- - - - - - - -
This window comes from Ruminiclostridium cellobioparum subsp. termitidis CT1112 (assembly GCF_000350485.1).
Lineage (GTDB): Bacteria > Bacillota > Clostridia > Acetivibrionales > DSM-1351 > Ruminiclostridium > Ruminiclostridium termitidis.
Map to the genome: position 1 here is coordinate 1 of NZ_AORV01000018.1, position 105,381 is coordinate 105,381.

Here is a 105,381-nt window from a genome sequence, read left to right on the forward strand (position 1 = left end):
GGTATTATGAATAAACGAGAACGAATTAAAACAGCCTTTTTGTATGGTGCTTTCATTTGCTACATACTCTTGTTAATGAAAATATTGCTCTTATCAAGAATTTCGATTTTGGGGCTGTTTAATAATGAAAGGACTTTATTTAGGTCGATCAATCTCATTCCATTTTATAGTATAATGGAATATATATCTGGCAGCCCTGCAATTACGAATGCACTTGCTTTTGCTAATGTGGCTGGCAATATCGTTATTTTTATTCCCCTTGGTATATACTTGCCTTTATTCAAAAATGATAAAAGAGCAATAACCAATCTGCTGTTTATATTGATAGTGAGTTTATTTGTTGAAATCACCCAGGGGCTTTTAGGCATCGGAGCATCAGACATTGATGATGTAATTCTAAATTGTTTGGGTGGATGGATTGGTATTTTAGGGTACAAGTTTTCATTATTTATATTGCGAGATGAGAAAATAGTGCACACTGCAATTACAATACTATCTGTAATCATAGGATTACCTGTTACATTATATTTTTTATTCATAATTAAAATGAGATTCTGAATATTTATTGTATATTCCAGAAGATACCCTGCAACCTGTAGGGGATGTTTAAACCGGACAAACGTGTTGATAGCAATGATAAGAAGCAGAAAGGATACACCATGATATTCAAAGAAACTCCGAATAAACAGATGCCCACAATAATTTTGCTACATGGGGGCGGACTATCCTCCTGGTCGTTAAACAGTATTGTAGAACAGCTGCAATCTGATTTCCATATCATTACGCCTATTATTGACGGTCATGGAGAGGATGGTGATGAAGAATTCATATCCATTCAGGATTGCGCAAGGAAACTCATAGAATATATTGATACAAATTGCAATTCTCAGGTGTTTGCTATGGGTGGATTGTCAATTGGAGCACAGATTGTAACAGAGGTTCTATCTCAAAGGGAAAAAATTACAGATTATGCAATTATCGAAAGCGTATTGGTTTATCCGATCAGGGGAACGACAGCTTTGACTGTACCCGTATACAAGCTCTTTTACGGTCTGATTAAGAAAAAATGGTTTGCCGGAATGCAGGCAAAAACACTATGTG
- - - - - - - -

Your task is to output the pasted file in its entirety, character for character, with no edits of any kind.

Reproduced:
This window comes from Ruminiclostridium cellobioparum subsp. termitidis CT1112 (assembly GCF_000350485.1).
Lineage (GTDB): Bacteria > Bacillota > Clostridia > Acetivibrionales > DSM-1351 > Ruminiclostridium > Ruminiclostridium termitidis.
Map to the genome: position 1 here is coordinate 1 of NZ_AORV01000018.1, position 105,381 is coordinate 105,381.

Here is a 105,381-nt window from a genome sequence, read left to right on the forward strand (position 1 = left end):
GGTATTATGAATAAACGAGAACGAATTAAAACAGCCTTTTTGTATGGTGCTTTCATTTGCTACATACTCTTGTTAATGAAAATATTGCTCTTATCAAGAATTTCGATTTTGGGGCTGTTTAATAATGAAAGGACTTTATTTAGGTCGATCAATCTCATTCCATTTTATAGTATAATGGAATATATATCTGGCAGCCCTGCAATTACGAATGCACTTGCTTTTGCTAATGTGGCTGGCAATATCGTTATTTTTATTCCCCTTGGTATATACTTGCCTTTATTCAAAAATGATAAAAGAGCAATAACCAATCTGCTGTTTATATTGATAGTGAGTTTATTTGTTGAAATCACCCAGGGGCTTTTAGGCATCGGAGCATCAGACATTGATGATGTAATTCTAAATTGTTTGGGTGGATGGATTGGTATTTTAGGGTACAAGTTTTCATTATTTATATTGCGAGATGAGAAAATAGTGCACACTGCAATTACAATACTATCTGTAATCATAGGATTACCTGTTACATTATATTTTTTATTCATAATTAAAATGAGATTCTGAATATTTATTGTATATTCCAGAAGATACCCTGCAACCTGTAGGGGATGTTTAAACCGGACAAACGTGTTGATAGCAATGATAAGAAGCAGAAAGGATACACCATGATATTCAAAGAAACTCCGAATAAACAGATGCCCACAATAATTTTGCTACATGGGGGCGGACTATCCTCCTGGTCGTTAAACAGTATTGTAGAACAGCTGCAATCTGATTTCCATATCATTACGCCTATTATTGACGGTCATGGAGAGGATGGTGATGAAGAATTCATATCCATTCAGGATTGCGCAAGGAAACTCATAGAATATATTGATACAAATTGCAATTCTCAGGTGTTTGCTATGGGTGGATTGTCAATTGGAGCACAGATTGTAACAGAGGTTCTATCTCAAAGGGAAAAAATTACAGATTATGCAATTATCGAAAGCGTATTGGTTTATCCGATCAGGGGAACGACAGCTTTGACTGTACCCGTATACAAGCTCTTTTACGGTCTGATTAAGAAAAAATGGTTTGCCGGAATGCAGGCAAAAACACTATGTG